The bracelet, wow. Parnis outdid themselves this time. The watch is jubilee style, solid, with solid end links. The links are held with screws, not pins, and makes adjustment a breeze. The center of the links are polished, the top side is brushed, with the sides are polished. Just fantastic and solid, with NO RATTLES. The deployant is a two button style, which, again, I prefer to the real deal. It is cast, not stamped and have beautiful cotes de geneve. A nice touch. There are 3 micro adjustment holes. The deployant is also stamped with Parnis in script and well executed.
The movement was a matter of choice for me, I went with the Japanese Miyota 8215 automatic movement. There was an option for a Chinese movement, but I wanted to try a Miyota anyway. The movement is 21 jewels, hand winds, but does not hack, 21,600 BPH.. I have not opened the case yet, but I see the slight Miyota stutter, so I am sure this is the correct movement. The accuracy is excellent so far, within a few seconds a day. The automatic rotor is uni-directional, but seems to have no problem winding quickly.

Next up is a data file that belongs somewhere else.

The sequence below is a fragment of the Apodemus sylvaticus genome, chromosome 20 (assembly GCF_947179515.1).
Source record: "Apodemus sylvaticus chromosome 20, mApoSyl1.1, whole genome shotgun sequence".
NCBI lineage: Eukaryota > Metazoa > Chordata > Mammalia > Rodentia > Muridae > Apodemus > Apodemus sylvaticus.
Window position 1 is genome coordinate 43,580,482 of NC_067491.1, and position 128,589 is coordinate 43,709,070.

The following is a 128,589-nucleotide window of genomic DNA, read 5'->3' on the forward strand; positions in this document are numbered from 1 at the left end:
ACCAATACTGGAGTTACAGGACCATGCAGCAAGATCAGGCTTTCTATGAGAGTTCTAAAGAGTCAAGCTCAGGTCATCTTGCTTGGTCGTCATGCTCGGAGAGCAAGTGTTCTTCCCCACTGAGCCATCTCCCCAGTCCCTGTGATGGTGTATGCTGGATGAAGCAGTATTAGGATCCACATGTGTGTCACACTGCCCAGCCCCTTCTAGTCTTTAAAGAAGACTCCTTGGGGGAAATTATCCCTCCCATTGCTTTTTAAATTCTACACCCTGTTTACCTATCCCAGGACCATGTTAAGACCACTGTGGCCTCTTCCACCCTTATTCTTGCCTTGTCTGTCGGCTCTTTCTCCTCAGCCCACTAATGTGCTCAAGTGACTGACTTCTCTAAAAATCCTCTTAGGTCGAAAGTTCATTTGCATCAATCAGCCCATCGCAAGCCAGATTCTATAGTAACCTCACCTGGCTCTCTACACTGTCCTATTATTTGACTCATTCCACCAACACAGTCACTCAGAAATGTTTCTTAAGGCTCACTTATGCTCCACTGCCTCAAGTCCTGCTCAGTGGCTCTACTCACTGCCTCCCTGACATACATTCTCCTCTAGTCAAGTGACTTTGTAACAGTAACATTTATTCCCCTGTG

This is my first Parnis branded homage and I have to say I am really impressed. The finishes are impeccable, the bracelet is worth half the price I paid for the watch, and everything is just well balanced and executed. In a way, they fixed some of the issues with the real deal, including the 12 o’clock marking, two button deployant style, and reduced the markings on the dial. Rolex dials are just too verbose. The Datejust is one of my favorite Rolex watches simply because of how versatile they are. They are dressy enough to wear with a suit, but casual enough to wear with shorts or a polo shirt (as long as you go with white gold.) The size is just right, not too big, but it still has wrist presence. When I save up some more, I have my eye on an Omega homage from Parnis. 🙂 For the ~$110 I paid, I could not be happier with this watch.
Case: 40mm diameter, stainless steel, 50M water resistance.
Back: Stainless Steel, Screw Down
Crystal: Sapphire, Flat, with cyclops magnifier
Movement: Automatic, Miyota 8215, Made in Japan, 21,600 BPH, can hand wind
Thanks everyone for still visiting this site, I do appreciate the positive comments.